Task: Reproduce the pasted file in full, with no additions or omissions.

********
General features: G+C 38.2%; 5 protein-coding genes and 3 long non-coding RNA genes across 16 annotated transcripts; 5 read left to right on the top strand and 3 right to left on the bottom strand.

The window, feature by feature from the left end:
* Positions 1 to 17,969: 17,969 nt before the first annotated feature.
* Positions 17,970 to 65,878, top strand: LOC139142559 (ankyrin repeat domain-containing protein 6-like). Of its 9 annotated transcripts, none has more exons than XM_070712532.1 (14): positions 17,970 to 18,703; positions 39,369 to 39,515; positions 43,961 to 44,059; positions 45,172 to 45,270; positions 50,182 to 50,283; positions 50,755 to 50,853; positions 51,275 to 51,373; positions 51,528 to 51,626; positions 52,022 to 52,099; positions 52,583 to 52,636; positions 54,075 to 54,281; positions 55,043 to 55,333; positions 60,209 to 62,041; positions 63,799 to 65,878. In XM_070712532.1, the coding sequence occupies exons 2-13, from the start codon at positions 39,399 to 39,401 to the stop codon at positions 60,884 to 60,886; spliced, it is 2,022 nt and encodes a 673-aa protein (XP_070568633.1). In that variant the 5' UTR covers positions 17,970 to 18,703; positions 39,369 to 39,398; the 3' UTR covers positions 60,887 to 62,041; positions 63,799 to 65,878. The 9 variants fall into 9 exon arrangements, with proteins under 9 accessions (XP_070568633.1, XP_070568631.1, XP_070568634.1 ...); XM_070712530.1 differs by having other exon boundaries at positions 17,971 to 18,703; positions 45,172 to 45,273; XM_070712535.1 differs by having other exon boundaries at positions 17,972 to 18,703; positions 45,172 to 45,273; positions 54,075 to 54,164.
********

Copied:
General features: G+C 38.2%; 5 protein-coding genes and 3 long non-coding RNA genes across 16 annotated transcripts; 5 read left to right on the top strand and 3 right to left on the bottom strand.

The window, feature by feature from the left end:
* Positions 1 to 17,969: 17,969 nt before the first annotated feature.
* Positions 17,970 to 65,878, top strand: LOC139142559 (ankyrin repeat domain-containing protein 6-like). Of its 9 annotated transcripts, none has more exons than XM_070712532.1 (14): positions 17,970 to 18,703; positions 39,369 to 39,515; positions 43,961 to 44,059; positions 45,172 to 45,270; positions 50,182 to 50,283; positions 50,755 to 50,853; positions 51,275 to 51,373; positions 51,528 to 51,626; positions 52,022 to 52,099; positions 52,583 to 52,636; positions 54,075 to 54,281; positions 55,043 to 55,333; positions 60,209 to 62,041; positions 63,799 to 65,878. In XM_070712532.1, the coding sequence occupies exons 2-13, from the start codon at positions 39,399 to 39,401 to the stop codon at positions 60,884 to 60,886; spliced, it is 2,022 nt and encodes a 673-aa protein (XP_070568633.1). In that variant the 5' UTR covers positions 17,970 to 18,703; positions 39,369 to 39,398; the 3' UTR covers positions 60,887 to 62,041; positions 63,799 to 65,878. The 9 variants fall into 9 exon arrangements, with proteins under 9 accessions (XP_070568633.1, XP_070568631.1, XP_070568634.1 ...); XM_070712530.1 differs by having other exon boundaries at positions 17,971 to 18,703; positions 45,172 to 45,273; XM_070712535.1 differs by having other exon boundaries at positions 17,972 to 18,703; positions 45,172 to 45,273; positions 54,075 to 54,164.